Graphical, Scratch-like programming languages for Arduino


Back in issue 6 of Raspberry Pi Geek [5], I wrote about Snap!, a very capable, web-based alternative to Scratch. I was even able to create blocks using XML and Python that allowed Snap! to access and use the Rasp Pi's GPIO pins. Snap! is so easily extended that it wouldn't be surprising to see versions for the Arduino; hence, Snap4Arduino [6].

Being Snap-based, Snap4Arduino is quite different from the two options already mentioned. First, its interface (Figure 6) is much more similar to Scratch. Second, it doesn't rely on the Arduino IDE to program a board (well, after a bit of pre-configuration – see below); rather, it goes a completely different way.

Figure 6: Snap4Arduino looks a lot like Scratch.

You can get a zipped package for your platform from the project's homepage and decompress it in the directory of your choice; however, before you start using Snap4Arduino, you have to upload the StandardFirmata [7] sketch to the board you want to use. To do this, make sure your board is connected to your computer and open your Arduino IDE. Configure the port and type of board as usual, and navigate to Files | Examples | Firmata | StandardFirmata. Once the sketch is open in the IDE, upload it to your board. You can now close the Arduino IDE because you won't be using it anymore. You can even use Snap4Arduino on a computer that doesn't have the Arduino IDE installed, and it will still work, as long as the board is running StandardFirmata.

Note that I hit a snag on my Linux box when the startup script Snap4Arduino could not find the libudev library. Changing the line in the script from

if test -e /lib/x86_64-linux-gnu/; then
ln -s /lib/x86_64-linux-gnu/ $BASEDIR/


if test -e /usr/lib64/; then
ln -s /usr/lib64/ $BASEDIR/

(/usr/lib64/ being the correct location of the library) sorted that out.

After that, Snap4Arduino behaved extraordinarily well. For one, Snap has a lot more default blocks than any of the two Blockly-based programming languages. Another thing going for it is that, once you have uploaded StandardFirmata to the board, you can forget about the official Arduino IDE. If you are working with students, that's one less program you have to worry about.

However, as with BlocklyDuino, you have no way to include customized libraries: no serial channel and no panel for messages from the IDE; in fact, no connection to the IDE at all.

Another drawback is that it doesn't work on the Rasp Pi at all. Only Intel-based operating systems are supported.

That said, you can do plenty of cool things with Snap4Arduino to initiate students and beginners into the mysteries of Arduino programming. Figure 7 shows a script that, given the hardware setup shown in Figure 8, reads in a value from the potentiometer and spins the sprite on the stage (top right) accordingly.

Figure 7: This Snap4Arduino program reacts to input from the potentiometer in Figure 8.
Figure 8: Wiring diagram for the Snap4Arduino project.


Snap!2Arduino [8], or s2a for short, is an extension for Scratch and Snap that provides support for Arduino boards. For some hare-brained backward reason, the people in charge of Scratch have decided to rewrite the language entirely in Flash (!), so I will be ignoring the Scratch bit and concentrating on the Snap! bit.

To get s2a up and running, download the software from the developers' GitHub repository and install some dependencies:

git clone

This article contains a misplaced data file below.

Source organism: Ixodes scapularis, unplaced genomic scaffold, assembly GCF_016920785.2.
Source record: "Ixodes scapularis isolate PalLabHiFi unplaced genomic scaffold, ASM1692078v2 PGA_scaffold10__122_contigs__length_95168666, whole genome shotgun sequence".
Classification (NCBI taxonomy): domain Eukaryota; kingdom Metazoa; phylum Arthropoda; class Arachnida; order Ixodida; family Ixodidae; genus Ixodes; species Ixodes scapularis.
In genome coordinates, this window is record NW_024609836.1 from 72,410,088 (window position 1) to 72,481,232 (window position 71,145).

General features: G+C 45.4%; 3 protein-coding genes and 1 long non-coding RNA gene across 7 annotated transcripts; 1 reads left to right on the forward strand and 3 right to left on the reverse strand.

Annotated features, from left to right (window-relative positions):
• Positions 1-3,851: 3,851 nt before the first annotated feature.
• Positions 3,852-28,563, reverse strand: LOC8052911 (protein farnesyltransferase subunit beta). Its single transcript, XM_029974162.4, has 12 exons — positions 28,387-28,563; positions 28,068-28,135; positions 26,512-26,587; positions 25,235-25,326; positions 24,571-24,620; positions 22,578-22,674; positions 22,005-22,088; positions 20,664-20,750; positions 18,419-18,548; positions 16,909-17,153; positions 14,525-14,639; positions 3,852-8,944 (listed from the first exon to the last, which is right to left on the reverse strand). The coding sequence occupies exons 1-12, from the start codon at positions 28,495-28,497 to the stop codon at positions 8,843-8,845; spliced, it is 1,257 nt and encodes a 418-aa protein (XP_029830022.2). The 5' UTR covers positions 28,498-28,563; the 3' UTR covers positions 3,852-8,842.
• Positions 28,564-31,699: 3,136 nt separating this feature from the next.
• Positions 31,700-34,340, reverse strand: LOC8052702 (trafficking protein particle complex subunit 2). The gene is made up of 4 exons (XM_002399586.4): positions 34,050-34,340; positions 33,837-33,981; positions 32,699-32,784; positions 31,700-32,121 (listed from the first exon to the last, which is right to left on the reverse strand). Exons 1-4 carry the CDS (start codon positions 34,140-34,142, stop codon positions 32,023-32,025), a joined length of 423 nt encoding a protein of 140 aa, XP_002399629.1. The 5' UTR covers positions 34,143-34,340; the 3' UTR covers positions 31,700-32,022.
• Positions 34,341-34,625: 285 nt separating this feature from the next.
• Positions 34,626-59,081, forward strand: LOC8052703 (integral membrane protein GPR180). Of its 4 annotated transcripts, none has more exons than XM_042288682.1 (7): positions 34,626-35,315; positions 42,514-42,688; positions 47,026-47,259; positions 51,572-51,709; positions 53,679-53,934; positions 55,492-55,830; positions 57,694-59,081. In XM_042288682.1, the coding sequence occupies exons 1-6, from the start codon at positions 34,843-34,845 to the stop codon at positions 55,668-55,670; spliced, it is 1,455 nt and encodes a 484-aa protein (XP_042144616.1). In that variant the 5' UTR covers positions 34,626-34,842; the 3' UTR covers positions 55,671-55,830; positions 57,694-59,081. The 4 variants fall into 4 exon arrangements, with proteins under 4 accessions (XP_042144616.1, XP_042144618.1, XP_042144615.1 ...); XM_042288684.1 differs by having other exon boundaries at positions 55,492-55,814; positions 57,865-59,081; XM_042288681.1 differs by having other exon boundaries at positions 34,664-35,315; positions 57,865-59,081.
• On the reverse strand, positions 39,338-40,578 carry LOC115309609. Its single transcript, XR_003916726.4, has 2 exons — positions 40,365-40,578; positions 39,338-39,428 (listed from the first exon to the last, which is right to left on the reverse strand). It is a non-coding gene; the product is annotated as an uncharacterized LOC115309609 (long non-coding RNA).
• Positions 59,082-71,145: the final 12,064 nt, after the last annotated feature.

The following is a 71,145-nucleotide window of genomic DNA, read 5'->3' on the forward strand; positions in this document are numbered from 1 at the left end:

pip install pyserial
pip install pymata

The pySerial module allows Python to talk with the Arduino over the Serial channel and the PyMata module is Python's interface for the Firmata protocol you installed on your Arduino board earlier.

From the above, you might have guessed that, as with Snap4Arduino, you first have to upload the StandardFirmata sketch to the board you're going to use, if you haven't done so already, by opening the Arduino IDE, configuring it for your board, navigating to Files | Examples | Firmata | StandardFirmata, and uploading.

Leave your Arduino board hooked up to your computer, change into the s2a_fm/ directory, and run


to start a server that acts like bridge between Snap! (or Scratch) and the Arduino.

You can now start a server running Snap! locally as explained in the Snap! article [5], or you could just visit the official Snap! server online [9]. One way or the other, you will first see a vanilla Snap! without any Arduino extensions.

To load in the extensions, click on the left-most button in the toolbar (with the icon that looks like a sheet of paper with a folded corner). In the menu that opens, choose Import and navigate to the s2a_fm/Snap!Files/ directory on your hard disk. Select the s2a_fm_Snap_base.xml file and click Open.

Now you have a number of new blocks that allow you to interact with your Arduino.

Whereas the Snap4Arduino program discussed earlier places its blocks in a specific Arduino category, s2a spreads them out over several categories depending on their function. You will find a servo block under Motion and analogue and digital input blocks in Sensing, for example.

Another difference is that, in s2a, you have to designate a pin explicitly as input or output (as you would in the setup() section of a native Arduino sketch), whereas in Snap4Arduino, it is done automatically. In Figure 9 you can see how the Snap4Arduino script would have to be rewritten in s2a. Notice the extra block to initialize the pin.

Figure 9: The Snap2Arduino code for the potentiometer project differs slightly from the Snap4Arduino code (Figure 7).

Does it work on the Raspberry Pi? Sort of. Again, you will have to resort to Firefox, but even then, the heavy JavaScript load Snap! puts on the Rasp Pi will make the interaction with the interface laggy and might even crash your Pi. You are better off accessing it from a regular computer.

Buy Raspberry Pi Geek

Get it on Google Play

US / Canada

Get it on Google Play

UK / Australia

Related content